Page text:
In the vast majority of splash play areas, the features that create water fun are not designed to elevate the user above the surface. Impact from falling from a height is not an issue. A nonskid surface is much more important than a soft surface. Although the widespread majority of splash play areas being built today are using a broom or brushed concrete surface often with color mixed into the concrete, there are nonabsorbent materials that can be applied over the concrete base that prevent slipping and can be used to add aesthetic designs to the play area. They are relatively inexpensive both initially and down the road when they wear. One major mistake when applying a concrete surface is sealing or painting the surface. The sealer makes even the broom finish slippery as the water rushes across it to the drains. The painted or stained surface creates the same issue.
In laying out the various spray features, design for age-appropriate play and for bather load. Younger children like to play in water features that will not overwhelm them, features that make them inquisitive. Older children want more activity, more action, more water, features they can control to spray others. In your designs, separate the play areas for younger and older children to prevent older children from crowding out younger children. In fact, if you are designing an area for only a certain age group, choose the spray features accordingly.
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Spray or splash play areas are zero-depth pools. In your design, take into consideration what you would do in a pool area. You need a deck around the perimeter of the "splash pad" itself. Do not attempt to have the children go from grass or bark or sand directly on to this wet surface itself. You would not build a pool and not put a deck around it. The same issues of keeping the area clean and maintained overall will create a serious problem with whoever is responsible for maintaining the facility. Trees and their impact on maintenance and operation are major concerns often overlooked in the context of creating a park-like setting. They can be incorporated, but the design of your system and maintenance issues must be addressed.
Consider a decorative fence around the entire area. This controls traffic flow and often eliminates issues with unwanted vehicles, bikes or animals in the facility when not in operation.
Vandalism is always a concern. Look at designs that can reduce the risk either through the choice of features or external assistance such as lighting. Most vandalism occurs when no one is around. Some equipment and features are designed to be easily removed in the off-season. Safely out of sight, there is no opportunity for vandalism.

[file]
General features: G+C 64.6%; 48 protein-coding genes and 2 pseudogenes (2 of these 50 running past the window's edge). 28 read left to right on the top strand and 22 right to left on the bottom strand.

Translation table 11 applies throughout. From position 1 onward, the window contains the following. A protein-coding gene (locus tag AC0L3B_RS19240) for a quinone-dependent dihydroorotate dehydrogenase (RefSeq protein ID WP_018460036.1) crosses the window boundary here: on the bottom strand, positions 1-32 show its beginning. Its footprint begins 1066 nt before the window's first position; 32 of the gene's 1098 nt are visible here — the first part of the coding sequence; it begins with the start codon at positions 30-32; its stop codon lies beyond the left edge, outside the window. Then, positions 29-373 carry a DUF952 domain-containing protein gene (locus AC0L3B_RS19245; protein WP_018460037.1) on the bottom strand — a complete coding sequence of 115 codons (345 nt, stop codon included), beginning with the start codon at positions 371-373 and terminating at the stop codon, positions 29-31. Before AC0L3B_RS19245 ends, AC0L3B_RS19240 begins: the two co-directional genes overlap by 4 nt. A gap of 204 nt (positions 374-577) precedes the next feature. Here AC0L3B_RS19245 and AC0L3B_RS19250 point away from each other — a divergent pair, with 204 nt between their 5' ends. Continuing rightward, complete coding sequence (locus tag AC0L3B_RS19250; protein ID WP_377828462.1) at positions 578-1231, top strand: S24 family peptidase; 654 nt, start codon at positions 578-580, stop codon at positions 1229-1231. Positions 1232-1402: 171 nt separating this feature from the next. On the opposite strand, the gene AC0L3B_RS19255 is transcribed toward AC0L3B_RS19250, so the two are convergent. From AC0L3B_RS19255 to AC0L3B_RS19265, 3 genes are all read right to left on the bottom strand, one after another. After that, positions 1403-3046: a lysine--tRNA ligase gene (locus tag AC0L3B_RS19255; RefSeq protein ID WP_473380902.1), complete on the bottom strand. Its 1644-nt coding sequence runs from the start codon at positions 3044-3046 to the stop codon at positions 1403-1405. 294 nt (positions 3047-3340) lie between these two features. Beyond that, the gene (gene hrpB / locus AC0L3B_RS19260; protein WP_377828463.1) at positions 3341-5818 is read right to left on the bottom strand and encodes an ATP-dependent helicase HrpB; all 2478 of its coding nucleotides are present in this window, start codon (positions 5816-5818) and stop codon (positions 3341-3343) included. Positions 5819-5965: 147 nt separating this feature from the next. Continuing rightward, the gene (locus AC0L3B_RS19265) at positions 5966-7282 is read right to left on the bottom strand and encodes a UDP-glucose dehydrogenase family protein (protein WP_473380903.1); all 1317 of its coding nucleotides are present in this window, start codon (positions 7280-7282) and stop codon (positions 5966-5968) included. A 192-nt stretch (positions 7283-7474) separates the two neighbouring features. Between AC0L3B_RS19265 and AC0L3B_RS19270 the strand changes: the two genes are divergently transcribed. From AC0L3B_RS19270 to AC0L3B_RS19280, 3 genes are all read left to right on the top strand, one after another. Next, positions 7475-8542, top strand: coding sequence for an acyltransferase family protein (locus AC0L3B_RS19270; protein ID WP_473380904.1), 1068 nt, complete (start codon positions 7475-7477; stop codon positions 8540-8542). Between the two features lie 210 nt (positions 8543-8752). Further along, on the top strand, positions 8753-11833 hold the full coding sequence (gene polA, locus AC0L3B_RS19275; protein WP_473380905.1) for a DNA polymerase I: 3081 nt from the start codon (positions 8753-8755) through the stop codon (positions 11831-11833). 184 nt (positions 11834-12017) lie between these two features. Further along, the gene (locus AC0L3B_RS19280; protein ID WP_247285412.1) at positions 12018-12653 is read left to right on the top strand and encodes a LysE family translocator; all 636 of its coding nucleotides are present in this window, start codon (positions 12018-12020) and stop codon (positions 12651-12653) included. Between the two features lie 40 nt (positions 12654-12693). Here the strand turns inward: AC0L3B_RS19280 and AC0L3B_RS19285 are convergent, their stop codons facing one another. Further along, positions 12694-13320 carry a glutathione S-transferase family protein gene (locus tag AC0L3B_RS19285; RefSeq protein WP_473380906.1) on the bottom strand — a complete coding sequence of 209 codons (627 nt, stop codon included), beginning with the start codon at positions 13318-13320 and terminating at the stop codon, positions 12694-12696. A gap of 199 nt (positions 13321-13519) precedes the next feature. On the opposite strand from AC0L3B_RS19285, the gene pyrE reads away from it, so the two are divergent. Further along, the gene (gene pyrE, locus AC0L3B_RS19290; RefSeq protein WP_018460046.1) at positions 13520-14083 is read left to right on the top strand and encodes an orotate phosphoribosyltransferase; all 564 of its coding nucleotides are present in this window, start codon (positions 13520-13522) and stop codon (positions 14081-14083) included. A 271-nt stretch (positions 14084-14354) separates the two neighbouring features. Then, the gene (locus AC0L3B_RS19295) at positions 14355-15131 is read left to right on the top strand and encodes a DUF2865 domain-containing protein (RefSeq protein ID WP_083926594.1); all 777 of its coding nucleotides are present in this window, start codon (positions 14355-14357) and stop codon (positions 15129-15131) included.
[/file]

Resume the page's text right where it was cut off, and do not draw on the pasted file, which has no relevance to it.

Maintenance considerations and plans should be addressed in the original design. Yes, lifeguards are not required, but maintenance is. The degree of maintenance required is dependent on the complexity and size of the splash play area. Filters will need to be back-flushed or, if a cartridge system is used, cleaned. Chlorination systems must be monitored and maintained. The area needs to be cleaned of any debris both for safety and to prevent it from clogging up the system. Depending on the location and the surrounding environment, certain types of drains, strainers or traps can be utilized to keep debris from getting into the electrical control valves that are used to control the flow of water to each of the features. Time spent reviewing these issues will be time saved by your maintenance people in keeping the facility operating correctly.
Winterization in many areas is an important consideration in design. When possible, all piping should drain by gravity back to the manifold assembly. A drain box can be incorporated in the design to drain the manifold. Water that accumulates on the splash pad area and flows into the drains can be directed in the off-season by valving to local sewer systems rather than letting it fill the reservoir and activate the overflow valve. This keeps chlorinated water left in the reservoir from mixing with rainwater. A storm sewer instead of a sanitary sewer can then be used in most cases. Check local codes to be sure.
A little time investigating and planning will insure that your new splash play area will provide years of trouble-free fun.
Ron George is a member of the ASTM/NSPI committee that is presently finalizing a standard for Aquatic Recreation Facilities and the Task Group developing a Standard Practice for the Manufacture, Construction, Operation, Maintenance and Water Quality of Interactive Water Attractions and Devices. He is also president of Rain Drop Products and can be reached at firstname.lastname@example.org.